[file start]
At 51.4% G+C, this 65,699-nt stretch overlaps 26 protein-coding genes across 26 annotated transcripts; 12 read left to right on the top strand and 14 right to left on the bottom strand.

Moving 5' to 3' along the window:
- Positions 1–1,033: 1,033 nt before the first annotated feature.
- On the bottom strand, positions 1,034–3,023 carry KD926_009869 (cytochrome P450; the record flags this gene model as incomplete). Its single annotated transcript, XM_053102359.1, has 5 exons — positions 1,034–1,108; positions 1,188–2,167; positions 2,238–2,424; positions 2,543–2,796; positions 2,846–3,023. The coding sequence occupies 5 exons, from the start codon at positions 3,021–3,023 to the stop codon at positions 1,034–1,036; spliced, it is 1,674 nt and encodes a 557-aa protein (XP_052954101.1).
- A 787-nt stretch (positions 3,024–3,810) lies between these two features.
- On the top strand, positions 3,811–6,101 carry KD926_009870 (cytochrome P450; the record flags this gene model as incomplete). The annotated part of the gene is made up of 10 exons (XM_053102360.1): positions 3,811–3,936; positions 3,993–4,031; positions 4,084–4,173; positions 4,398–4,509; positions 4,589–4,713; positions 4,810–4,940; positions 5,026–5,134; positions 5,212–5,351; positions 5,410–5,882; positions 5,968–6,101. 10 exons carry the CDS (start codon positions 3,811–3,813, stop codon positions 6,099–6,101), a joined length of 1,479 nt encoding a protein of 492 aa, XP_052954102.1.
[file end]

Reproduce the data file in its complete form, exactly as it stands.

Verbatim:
At 51.4% G+C, this 65,699-nt stretch overlaps 26 protein-coding genes across 26 annotated transcripts; 12 read left to right on the top strand and 14 right to left on the bottom strand.

Moving 5' to 3' along the window:
- Positions 1–1,033: 1,033 nt before the first annotated feature.
- On the bottom strand, positions 1,034–3,023 carry KD926_009869 (cytochrome P450; the record flags this gene model as incomplete). Its single annotated transcript, XM_053102359.1, has 5 exons — positions 1,034–1,108; positions 1,188–2,167; positions 2,238–2,424; positions 2,543–2,796; positions 2,846–3,023. The coding sequence occupies 5 exons, from the start codon at positions 3,021–3,023 to the stop codon at positions 1,034–1,036; spliced, it is 1,674 nt and encodes a 557-aa protein (XP_052954101.1).
- A 787-nt stretch (positions 3,024–3,810) lies between these two features.
- On the top strand, positions 3,811–6,101 carry KD926_009870 (cytochrome P450; the record flags this gene model as incomplete). The annotated part of the gene is made up of 10 exons (XM_053102360.1): positions 3,811–3,936; positions 3,993–4,031; positions 4,084–4,173; positions 4,398–4,509; positions 4,589–4,713; positions 4,810–4,940; positions 5,026–5,134; positions 5,212–5,351; positions 5,410–5,882; positions 5,968–6,101. 10 exons carry the CDS (start codon positions 3,811–3,813, stop codon positions 6,099–6,101), a joined length of 1,479 nt encoding a protein of 492 aa, XP_052954102.1.